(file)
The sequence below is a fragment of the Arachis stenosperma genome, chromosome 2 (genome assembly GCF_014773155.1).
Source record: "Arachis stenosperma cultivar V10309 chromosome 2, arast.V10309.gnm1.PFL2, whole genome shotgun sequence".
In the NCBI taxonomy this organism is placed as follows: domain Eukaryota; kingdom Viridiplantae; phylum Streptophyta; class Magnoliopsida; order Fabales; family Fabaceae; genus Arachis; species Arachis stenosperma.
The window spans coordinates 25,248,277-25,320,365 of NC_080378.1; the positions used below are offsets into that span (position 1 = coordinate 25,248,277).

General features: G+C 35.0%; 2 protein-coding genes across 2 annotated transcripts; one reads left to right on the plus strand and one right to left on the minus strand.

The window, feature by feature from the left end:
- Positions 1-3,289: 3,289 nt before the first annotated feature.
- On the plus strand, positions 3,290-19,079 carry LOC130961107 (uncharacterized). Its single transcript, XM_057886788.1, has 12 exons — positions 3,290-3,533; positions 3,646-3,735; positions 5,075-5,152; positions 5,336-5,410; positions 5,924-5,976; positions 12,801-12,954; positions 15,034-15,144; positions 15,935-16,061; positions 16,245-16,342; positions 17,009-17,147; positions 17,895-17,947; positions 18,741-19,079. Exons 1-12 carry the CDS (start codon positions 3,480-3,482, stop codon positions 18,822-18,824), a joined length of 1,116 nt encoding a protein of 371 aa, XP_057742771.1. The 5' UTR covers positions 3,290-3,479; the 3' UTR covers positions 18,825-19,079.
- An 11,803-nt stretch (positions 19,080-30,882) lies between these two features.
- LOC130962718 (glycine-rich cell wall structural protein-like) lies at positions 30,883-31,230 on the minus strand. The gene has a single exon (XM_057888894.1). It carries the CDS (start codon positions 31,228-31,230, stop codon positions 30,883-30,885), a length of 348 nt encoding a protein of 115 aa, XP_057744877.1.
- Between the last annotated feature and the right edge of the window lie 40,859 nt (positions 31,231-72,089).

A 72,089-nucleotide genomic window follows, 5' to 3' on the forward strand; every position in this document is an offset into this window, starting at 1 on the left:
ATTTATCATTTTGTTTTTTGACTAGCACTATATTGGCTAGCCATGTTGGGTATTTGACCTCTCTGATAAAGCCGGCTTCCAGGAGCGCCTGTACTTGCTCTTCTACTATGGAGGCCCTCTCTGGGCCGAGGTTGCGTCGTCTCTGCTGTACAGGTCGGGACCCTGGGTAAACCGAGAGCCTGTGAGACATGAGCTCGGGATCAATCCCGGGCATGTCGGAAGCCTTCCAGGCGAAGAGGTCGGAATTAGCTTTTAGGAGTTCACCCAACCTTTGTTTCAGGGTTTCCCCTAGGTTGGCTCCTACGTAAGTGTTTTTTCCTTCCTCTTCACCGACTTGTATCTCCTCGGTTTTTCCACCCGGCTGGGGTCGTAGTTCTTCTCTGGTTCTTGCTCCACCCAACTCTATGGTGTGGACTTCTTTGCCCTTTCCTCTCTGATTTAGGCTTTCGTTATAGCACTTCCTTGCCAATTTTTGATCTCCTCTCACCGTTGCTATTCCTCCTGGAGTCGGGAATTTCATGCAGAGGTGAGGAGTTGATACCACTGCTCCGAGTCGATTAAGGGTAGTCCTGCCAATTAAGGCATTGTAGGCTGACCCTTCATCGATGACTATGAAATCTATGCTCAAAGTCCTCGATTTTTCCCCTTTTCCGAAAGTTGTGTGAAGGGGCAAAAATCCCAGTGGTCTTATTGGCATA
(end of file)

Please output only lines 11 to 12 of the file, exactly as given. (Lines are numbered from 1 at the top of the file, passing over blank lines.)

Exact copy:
- Between the last annotated feature and the right edge of the window lie 40,859 nt (positions 31,231-72,089).

A 72,089-nucleotide genomic window follows, 5' to 3' on the forward strand; every position in this document is an offset into this window, starting at 1 on the left: